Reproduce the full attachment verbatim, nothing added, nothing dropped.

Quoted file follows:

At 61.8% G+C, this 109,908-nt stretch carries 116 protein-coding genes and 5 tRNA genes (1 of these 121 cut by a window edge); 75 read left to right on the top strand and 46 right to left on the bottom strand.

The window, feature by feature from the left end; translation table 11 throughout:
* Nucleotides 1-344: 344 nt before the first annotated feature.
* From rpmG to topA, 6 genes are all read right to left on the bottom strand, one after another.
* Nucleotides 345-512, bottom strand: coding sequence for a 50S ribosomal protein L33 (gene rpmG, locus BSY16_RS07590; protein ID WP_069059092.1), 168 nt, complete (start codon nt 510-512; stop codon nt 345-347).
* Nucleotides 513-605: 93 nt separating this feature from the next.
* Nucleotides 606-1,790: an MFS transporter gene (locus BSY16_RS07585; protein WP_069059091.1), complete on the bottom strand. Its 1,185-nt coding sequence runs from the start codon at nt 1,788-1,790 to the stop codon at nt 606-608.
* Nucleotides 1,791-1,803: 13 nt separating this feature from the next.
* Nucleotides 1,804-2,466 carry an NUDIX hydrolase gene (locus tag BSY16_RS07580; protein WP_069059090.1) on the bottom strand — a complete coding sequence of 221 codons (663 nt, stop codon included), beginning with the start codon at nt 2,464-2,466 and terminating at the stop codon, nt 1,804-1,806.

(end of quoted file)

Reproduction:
At 61.8% G+C, this 109,908-nt stretch carries 116 protein-coding genes and 5 tRNA genes (1 of these 121 cut by a window edge); 75 read left to right on the top strand and 46 right to left on the bottom strand.

The window, feature by feature from the left end; translation table 11 throughout:
* Nucleotides 1-344: 344 nt before the first annotated feature.
* From rpmG to topA, 6 genes are all read right to left on the bottom strand, one after another.
* Nucleotides 345-512, bottom strand: coding sequence for a 50S ribosomal protein L33 (gene rpmG, locus BSY16_RS07590; protein ID WP_069059092.1), 168 nt, complete (start codon nt 510-512; stop codon nt 345-347).
* Nucleotides 513-605: 93 nt separating this feature from the next.
* Nucleotides 606-1,790: an MFS transporter gene (locus BSY16_RS07585; protein WP_069059091.1), complete on the bottom strand. Its 1,185-nt coding sequence runs from the start codon at nt 1,788-1,790 to the stop codon at nt 606-608.
* Nucleotides 1,791-1,803: 13 nt separating this feature from the next.
* Nucleotides 1,804-2,466 carry an NUDIX hydrolase gene (locus tag BSY16_RS07580; protein WP_069059090.1) on the bottom strand — a complete coding sequence of 221 codons (663 nt, stop codon included), beginning with the start codon at nt 2,464-2,466 and terminating at the stop codon, nt 1,804-1,806.